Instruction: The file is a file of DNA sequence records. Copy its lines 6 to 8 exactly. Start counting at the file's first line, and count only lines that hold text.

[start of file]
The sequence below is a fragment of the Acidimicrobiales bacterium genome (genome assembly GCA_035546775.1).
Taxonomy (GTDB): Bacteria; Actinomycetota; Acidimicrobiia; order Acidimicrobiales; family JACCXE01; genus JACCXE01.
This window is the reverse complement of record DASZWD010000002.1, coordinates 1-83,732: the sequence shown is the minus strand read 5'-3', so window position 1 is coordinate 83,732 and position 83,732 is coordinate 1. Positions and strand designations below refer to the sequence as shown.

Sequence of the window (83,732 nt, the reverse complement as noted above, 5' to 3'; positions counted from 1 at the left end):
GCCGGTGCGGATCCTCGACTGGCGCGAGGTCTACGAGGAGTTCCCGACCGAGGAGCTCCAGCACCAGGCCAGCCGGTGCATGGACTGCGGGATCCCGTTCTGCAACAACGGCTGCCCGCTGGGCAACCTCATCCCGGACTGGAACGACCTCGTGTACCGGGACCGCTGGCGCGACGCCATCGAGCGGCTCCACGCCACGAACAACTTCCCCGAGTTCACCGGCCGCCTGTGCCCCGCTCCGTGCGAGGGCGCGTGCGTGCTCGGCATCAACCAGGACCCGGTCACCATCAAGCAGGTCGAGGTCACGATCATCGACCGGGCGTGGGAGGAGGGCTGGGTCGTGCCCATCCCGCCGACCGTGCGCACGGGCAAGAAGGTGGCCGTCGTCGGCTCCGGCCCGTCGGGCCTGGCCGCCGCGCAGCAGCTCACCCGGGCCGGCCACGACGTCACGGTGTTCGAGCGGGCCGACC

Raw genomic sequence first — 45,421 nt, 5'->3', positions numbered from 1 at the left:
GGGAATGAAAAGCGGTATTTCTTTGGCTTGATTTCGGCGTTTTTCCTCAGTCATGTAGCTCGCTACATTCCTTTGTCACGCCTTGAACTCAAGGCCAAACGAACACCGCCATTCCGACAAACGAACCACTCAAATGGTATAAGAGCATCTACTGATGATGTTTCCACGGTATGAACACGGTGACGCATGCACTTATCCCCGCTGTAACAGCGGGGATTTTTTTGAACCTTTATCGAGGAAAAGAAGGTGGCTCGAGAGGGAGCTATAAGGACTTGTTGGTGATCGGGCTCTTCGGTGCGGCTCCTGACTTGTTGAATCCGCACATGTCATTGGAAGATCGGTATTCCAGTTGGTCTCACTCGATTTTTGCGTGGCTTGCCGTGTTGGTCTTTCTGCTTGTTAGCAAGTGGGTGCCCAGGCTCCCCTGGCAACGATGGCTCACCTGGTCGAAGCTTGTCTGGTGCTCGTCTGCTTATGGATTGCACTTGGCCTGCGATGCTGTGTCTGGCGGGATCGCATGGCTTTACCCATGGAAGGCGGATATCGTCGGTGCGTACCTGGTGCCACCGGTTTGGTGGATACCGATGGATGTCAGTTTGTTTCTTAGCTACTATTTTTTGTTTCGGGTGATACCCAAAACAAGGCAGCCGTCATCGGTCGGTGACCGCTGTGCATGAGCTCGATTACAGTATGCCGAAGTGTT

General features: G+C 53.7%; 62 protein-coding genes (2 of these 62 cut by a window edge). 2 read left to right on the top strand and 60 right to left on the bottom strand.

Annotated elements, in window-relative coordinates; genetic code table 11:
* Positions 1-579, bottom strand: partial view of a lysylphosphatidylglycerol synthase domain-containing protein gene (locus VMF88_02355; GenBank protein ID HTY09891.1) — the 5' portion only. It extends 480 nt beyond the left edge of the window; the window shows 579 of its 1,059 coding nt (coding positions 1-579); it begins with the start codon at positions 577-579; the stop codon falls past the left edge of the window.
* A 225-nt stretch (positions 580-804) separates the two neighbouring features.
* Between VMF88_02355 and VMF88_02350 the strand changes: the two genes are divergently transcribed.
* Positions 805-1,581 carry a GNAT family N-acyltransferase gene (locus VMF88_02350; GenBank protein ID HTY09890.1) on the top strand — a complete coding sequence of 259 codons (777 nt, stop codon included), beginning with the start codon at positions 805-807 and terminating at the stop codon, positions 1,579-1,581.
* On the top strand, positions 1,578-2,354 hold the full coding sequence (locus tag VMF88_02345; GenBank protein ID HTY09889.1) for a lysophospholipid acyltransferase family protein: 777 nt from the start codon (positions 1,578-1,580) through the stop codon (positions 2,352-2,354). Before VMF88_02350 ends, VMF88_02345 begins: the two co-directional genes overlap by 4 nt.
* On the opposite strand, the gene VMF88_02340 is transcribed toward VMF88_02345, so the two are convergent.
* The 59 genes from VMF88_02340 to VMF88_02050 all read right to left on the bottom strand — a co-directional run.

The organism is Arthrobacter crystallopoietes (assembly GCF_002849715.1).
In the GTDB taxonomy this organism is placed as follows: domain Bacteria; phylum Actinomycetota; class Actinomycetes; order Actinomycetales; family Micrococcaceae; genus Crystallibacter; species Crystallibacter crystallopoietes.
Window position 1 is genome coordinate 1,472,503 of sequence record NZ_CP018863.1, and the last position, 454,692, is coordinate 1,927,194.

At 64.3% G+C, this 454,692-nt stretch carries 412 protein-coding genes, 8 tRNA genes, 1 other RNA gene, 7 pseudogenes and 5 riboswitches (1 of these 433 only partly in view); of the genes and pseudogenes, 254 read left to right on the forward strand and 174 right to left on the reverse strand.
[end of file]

Raw genomic sequence first — 45,421 nt, 5'->3', positions numbered from 1 at the left:
GGGAATGAAAAGCGGTATTTCTTTGGCTTGATTTCGGCGTTTTTCCTCAGTCATGTAGCTCGCTACATTCCTTTGTCACGCCTTGAACTCAAGGCCAAACGAACACCGCCATTCCGACAAACGAACCACTCAAATGGTATAAGAGCATCTACTGATGATGTTTCCACGGTATGAACACGGTGACGCATGCACTTATCCCCGCTGTAACAGCGGGGATTTTTTTGAACCTTTATCGAGGAAAAGAAGGTGGCTCGAGAGGGAGCTATAAGGACTTGTTGGTGATCGGGCTCTTCGGTGCGGCTCCTGACTTGTTGAATCCGCACATGTCATTGGAAGATCGGTATTCCAGTTGGTCTCACTCGATTTTTGCGTGGCTTGCCGTGTTGGTCTTTCTGCTTGTTAGCAAGTGGGTGCCCAGGCTCCCCTGGCAACGATGGCTCACCTGGTCGAAGCTTGTCTGGTGCTCGTCTGCTTATGGATTGCACTTGGCCTGCGATGCTGTGTCTGGCGGGATCGCATGGCTTTACCCATGGAAGGCGGATATCGTCGGTGCGTACCTGGTGCCACCGGTTTGGTGGATACCGATGGATGTCAGTTTGTTTCTTAGCTACTATTTTTTGTTTCGGGTGATACCCAAAACAAGGCAGCCGTCATCGGTCGGTGACCGCTGTGCATGAGCTCGATTACAGTATGCCGAAGTGTT

General features: G+C 53.7%; 62 protein-coding genes (2 of these 62 cut by a window edge). 2 read left to right on the top strand and 60 right to left on the bottom strand.